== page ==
try to squeeze my lessons in around his schedule at the Beach Sport
Warehouse, but bad waves aren’t any better for beginners than they
are for veterans.
I needed the sensei of surf, the Obi-wan Kenobi of boards, the . . .
oh, whatever. I needed Matt Gibson.
The question was how to get him.
I studied the situation with a critical eye. Matt topped the
Beachside singles ward hierarchy with the guys because he could
shred on the waves, and with the girls because . . . well, he’s hot.
Even by Beachside standards. My three Sundays in the ward had
been long enough to determine a few key facts: people in Orange
County, California, are largely blond, tan, and even more attractive
than the glut of TV shows based here make them out to be. The
very best-looking of them litter the halls of LDS chapels like life-size
Abercrombie & Fitch posters. Except with more clothes on.
The three girls in Matt’s immediate orbit were no exception.
Dressed in cute cotton summer dresses, they stood with their perfectly
manicured toes peeking out of trendy sandals and their bright
hair shining even in the unflattering fluorescent light of the cultural
hall. A polite smile flashed over Matt’s face, revealing his even white
teeth as he listened to their chatter.
“He’s so hot,” Celia sighed.
“Not the point,” I reminded her, waving a hand in front of her
face to snap her out of her mini-trance. “Focus.”
I surveyed the linger-longer ebb and flow for another moment.
The activities committee had set out popsicles for everyone to snack
on while flirting—er, visiting. The tropical flavors came in neon hues
that turned more than a few tongues green or orange. Matt passed on the popsicles, standing instead with his hands in his pockets and
rocking comfortably back on his heels as he listened to his entourage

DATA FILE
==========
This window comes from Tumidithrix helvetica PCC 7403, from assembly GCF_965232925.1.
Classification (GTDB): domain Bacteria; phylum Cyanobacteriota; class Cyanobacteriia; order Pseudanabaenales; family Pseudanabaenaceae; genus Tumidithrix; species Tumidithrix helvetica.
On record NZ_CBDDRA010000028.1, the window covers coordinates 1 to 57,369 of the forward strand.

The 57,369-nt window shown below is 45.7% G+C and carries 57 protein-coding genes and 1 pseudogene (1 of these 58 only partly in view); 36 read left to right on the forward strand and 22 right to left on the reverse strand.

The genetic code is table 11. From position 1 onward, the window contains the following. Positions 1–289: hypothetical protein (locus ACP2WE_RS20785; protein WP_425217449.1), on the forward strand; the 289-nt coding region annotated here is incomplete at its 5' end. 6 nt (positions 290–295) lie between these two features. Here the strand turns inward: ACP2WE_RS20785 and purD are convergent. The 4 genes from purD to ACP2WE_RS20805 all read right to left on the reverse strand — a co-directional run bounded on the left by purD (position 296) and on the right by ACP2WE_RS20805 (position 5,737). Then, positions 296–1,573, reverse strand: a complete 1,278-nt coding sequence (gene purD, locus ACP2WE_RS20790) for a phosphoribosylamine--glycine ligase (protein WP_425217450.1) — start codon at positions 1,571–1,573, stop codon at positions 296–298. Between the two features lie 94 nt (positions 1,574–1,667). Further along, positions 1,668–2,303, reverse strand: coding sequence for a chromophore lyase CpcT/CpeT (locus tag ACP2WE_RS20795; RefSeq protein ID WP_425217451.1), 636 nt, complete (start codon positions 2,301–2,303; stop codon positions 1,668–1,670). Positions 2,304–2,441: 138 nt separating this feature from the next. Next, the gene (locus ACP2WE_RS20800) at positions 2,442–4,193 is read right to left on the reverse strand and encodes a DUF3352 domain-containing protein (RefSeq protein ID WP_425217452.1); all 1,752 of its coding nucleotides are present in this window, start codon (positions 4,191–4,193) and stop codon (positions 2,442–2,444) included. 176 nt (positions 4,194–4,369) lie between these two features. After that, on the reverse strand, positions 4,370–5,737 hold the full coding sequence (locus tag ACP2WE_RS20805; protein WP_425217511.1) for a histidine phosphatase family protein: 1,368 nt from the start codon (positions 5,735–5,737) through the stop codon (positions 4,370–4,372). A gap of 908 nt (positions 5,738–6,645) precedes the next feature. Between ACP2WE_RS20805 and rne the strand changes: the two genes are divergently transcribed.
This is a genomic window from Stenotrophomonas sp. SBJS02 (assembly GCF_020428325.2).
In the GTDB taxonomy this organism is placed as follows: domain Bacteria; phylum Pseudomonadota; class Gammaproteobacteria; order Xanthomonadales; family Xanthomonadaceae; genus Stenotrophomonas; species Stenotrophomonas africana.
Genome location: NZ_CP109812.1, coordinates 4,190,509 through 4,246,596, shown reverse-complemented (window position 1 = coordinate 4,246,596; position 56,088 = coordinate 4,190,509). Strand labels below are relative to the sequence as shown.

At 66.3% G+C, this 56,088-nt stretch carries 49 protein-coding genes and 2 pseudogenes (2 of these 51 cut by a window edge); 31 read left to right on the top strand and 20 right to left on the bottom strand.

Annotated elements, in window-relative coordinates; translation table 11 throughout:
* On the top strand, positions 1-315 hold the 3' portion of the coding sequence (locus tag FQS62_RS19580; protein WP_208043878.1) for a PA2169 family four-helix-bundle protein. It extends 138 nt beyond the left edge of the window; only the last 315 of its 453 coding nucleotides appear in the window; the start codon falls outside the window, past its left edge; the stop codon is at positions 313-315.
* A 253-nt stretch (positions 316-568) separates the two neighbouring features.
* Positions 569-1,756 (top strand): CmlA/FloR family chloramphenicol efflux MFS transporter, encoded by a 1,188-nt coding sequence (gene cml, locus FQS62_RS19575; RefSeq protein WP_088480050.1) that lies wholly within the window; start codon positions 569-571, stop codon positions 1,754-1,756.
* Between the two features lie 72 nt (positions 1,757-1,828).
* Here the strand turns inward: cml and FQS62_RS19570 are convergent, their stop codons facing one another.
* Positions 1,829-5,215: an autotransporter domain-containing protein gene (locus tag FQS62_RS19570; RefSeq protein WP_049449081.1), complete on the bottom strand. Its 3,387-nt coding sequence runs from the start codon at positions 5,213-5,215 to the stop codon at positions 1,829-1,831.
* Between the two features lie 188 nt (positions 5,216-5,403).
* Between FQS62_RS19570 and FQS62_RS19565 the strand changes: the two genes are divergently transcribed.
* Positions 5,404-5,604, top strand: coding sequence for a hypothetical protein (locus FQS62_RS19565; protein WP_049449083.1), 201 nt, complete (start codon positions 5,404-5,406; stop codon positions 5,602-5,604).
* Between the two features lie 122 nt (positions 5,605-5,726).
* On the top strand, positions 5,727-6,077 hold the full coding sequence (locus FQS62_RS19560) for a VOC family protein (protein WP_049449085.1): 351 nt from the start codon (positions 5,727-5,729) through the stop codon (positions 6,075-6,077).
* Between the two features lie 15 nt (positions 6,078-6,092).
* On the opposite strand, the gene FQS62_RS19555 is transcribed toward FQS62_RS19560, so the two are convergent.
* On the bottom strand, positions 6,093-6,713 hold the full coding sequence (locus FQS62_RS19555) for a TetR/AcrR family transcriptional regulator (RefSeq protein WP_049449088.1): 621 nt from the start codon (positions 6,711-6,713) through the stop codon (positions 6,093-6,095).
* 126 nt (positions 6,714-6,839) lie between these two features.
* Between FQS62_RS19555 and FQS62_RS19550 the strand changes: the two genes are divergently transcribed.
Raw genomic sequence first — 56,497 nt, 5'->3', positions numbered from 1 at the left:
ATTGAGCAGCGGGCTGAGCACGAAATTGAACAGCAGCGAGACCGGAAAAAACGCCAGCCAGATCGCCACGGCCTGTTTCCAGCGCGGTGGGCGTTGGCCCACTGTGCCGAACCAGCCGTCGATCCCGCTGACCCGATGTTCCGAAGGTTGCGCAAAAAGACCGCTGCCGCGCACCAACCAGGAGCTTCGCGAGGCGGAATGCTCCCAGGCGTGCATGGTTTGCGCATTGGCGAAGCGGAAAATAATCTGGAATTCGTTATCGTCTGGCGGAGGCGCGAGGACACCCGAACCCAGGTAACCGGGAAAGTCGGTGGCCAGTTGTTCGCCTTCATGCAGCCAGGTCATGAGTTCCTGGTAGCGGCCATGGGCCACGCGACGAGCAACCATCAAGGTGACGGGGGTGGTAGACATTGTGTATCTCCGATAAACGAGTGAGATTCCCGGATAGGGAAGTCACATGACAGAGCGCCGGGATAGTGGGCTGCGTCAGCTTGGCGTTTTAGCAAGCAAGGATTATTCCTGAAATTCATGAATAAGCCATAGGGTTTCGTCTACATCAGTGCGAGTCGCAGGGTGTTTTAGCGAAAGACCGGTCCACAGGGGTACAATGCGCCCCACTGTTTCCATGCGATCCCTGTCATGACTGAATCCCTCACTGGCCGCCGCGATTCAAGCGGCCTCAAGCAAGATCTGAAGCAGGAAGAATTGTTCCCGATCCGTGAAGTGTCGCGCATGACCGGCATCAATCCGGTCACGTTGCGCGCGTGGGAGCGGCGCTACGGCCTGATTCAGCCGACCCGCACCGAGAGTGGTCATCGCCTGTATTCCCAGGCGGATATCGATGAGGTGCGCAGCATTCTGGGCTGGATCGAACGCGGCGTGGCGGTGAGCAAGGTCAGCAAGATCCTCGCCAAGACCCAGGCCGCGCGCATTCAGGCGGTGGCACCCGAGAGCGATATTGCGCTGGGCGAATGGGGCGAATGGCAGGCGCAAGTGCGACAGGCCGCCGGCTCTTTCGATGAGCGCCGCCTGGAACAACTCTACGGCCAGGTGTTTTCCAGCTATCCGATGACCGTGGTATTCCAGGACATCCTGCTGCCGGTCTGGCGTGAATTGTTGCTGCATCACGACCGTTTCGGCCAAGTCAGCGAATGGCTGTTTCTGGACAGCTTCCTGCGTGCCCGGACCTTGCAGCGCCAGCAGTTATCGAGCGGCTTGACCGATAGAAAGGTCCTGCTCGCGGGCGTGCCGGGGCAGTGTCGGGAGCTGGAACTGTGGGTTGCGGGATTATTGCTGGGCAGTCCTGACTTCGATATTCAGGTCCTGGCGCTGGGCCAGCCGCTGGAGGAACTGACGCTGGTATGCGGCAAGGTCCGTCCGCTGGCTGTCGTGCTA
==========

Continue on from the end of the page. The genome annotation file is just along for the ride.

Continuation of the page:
of fresh-scrubbed femme fatales.
They were no doubt cute, but growing up in Utah, the land
of countless Scandinavian descendants, had prepared me well for
competing with blondes. While I admired their pale, shiny locks, I
learned long ago to embrace my sister Leila’s beauty advice: “We look
stupid as blondes, so don’t bother. Sun-In is not your friend. Work
with what you’ve got. And by that, I mean work it.” Which is how I’d
learned to see my loose chestnut curls as an asset and to realize brown
eyes are only boring if they’re the wrong shade of brown. My sisters
and I all have a shade that’s gold-flecked. Artfully wielded mascara
and plum eyeliner does wonders to make them pop. And Barrett girls
learned early on to bat their lashes with the best of them.
However, I needed a different tactic here. Matt already had a flock
of conquests lash-batting like mad. Even with my darker, curly mane
to differentiate me, I was going to need a little something extra. I
looked past him to the refreshments and back again, a plan blossoming
in my mind.
“I need to get a popsicle,” I said to Celia.
“You said you weren’t hungry.”
“I don’t need to eat it. I just need to get it.” My small head nod
clued her into the fact that a trip to the table would take us directly
through Matt’s path.
Understanding dawned. “Oh, I get it. You’ll walk past Ma—”
An elbow in the ribs silenced her.
“This will work if I time it right,” I said. I watched Derek, a
scruffy but cute beach-bum type, head to the table. I had figured out
during last week’s ice cream sandwich linger longer that Matt usually
hid behind Derek when he got tired of girls. They would devolve into
highly technical surf conversations that discouraged all but the most
hard-core surfers from joining in.
I wandered over to where Derek stood pawing through the open
cardboard box looking for the right flavor. When he noticed me waiting,
he offered a sheepish grin.
“Sorry,” he said. “I was trying to find a lime one.” He offered me